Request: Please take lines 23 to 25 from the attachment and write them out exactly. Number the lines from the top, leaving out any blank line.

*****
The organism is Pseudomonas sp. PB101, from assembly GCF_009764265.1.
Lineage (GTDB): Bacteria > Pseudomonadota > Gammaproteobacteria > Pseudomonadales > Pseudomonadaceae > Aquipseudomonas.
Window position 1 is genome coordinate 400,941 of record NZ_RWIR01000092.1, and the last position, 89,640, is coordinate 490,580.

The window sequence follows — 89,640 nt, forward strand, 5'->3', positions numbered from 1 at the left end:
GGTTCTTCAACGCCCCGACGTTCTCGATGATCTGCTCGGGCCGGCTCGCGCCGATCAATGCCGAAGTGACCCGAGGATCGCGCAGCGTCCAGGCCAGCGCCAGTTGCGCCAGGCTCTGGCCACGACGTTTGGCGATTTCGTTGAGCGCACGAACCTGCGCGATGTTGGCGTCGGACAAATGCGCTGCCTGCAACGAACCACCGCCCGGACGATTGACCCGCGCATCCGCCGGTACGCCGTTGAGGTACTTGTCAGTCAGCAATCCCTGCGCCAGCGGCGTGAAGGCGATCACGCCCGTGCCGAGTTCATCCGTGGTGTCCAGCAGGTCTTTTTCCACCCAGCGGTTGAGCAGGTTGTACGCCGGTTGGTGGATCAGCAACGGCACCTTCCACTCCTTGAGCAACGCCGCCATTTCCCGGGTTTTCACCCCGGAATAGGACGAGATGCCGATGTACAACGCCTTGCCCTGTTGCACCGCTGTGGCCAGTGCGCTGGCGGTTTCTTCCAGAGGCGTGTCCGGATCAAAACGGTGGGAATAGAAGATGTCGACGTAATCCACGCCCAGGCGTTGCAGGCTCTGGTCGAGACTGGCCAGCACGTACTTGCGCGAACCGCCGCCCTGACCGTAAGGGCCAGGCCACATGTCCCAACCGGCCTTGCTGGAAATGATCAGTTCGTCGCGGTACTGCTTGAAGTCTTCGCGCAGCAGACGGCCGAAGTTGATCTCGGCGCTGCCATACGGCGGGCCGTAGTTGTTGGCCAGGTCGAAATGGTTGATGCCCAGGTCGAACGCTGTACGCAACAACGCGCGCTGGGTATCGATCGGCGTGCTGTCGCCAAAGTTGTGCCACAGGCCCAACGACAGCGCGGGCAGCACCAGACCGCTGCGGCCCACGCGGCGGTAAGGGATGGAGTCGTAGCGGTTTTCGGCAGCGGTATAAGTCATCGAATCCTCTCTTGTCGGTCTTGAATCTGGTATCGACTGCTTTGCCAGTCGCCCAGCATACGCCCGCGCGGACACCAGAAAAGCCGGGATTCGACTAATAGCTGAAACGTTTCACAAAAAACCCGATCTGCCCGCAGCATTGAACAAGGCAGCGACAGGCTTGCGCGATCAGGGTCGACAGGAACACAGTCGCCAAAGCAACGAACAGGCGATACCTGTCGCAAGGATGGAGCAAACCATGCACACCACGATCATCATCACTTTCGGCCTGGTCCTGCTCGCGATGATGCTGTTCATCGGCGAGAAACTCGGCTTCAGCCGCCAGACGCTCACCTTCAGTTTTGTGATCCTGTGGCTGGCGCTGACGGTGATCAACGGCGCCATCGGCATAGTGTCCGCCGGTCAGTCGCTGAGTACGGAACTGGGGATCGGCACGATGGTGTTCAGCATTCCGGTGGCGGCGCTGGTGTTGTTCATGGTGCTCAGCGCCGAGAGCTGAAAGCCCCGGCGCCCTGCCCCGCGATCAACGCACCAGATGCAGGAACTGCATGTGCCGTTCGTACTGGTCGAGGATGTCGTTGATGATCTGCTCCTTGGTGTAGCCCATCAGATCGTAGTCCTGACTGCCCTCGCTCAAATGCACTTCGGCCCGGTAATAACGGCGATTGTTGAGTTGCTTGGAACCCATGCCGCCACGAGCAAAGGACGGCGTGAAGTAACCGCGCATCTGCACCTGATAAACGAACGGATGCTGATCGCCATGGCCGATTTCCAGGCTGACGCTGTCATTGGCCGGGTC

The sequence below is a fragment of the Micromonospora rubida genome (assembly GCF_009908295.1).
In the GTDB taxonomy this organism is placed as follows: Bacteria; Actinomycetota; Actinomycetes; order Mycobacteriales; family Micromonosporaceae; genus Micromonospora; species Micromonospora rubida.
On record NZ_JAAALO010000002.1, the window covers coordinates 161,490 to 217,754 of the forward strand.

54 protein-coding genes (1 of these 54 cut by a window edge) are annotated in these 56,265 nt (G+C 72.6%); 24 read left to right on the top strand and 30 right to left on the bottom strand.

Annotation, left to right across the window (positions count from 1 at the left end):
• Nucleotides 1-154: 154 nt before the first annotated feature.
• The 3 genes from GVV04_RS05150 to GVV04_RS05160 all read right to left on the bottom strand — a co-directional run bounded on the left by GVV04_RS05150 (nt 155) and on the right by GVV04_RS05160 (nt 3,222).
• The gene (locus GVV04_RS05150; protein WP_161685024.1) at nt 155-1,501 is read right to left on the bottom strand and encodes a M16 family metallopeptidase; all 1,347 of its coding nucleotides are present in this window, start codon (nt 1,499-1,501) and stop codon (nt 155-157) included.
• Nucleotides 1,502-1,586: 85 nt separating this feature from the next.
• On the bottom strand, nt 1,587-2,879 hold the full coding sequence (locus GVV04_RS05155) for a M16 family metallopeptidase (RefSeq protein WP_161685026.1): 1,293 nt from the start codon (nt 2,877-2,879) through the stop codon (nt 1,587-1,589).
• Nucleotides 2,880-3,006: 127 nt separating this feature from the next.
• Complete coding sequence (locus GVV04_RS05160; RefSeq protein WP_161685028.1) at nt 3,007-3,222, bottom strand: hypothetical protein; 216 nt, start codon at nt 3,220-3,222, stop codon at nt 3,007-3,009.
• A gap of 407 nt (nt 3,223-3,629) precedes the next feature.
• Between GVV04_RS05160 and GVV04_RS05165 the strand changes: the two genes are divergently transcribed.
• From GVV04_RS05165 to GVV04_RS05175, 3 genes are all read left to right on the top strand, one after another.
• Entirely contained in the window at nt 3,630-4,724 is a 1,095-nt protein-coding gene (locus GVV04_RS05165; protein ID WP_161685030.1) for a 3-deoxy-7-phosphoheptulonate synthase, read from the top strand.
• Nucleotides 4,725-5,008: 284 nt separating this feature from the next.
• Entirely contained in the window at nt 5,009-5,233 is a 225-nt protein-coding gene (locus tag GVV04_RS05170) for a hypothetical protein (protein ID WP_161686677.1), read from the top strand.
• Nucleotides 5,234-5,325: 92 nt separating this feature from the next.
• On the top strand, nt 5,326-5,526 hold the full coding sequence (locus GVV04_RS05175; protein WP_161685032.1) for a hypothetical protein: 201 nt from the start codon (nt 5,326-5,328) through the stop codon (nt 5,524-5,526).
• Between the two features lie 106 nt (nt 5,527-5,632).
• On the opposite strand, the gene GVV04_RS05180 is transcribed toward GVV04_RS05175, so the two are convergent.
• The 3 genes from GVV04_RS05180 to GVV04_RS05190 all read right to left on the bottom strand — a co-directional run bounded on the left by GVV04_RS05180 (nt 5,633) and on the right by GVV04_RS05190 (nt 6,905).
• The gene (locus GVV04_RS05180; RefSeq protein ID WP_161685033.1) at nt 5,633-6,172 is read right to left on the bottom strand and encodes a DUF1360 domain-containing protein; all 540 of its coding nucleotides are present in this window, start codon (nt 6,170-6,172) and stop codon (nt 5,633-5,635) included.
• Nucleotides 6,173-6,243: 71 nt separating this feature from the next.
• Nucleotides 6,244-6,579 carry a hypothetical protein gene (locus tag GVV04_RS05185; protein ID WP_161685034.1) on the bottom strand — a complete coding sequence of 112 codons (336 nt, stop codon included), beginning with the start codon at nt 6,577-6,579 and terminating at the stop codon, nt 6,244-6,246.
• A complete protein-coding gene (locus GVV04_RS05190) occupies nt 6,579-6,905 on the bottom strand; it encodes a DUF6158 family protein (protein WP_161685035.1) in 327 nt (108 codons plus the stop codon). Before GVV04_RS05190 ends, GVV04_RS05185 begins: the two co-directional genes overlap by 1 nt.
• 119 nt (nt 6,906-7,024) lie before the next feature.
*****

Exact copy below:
• Entirely contained in the window at nt 5,009-5,233 is a 225-nt protein-coding gene (locus tag GVV04_RS05170) for a hypothetical protein (protein ID WP_161686677.1), read from the top strand.
• Nucleotides 5,234-5,325: 92 nt separating this feature from the next.
• On the top strand, nt 5,326-5,526 hold the full coding sequence (locus GVV04_RS05175; protein WP_161685032.1) for a hypothetical protein: 201 nt from the start codon (nt 5,326-5,328) through the stop codon (nt 5,524-5,526).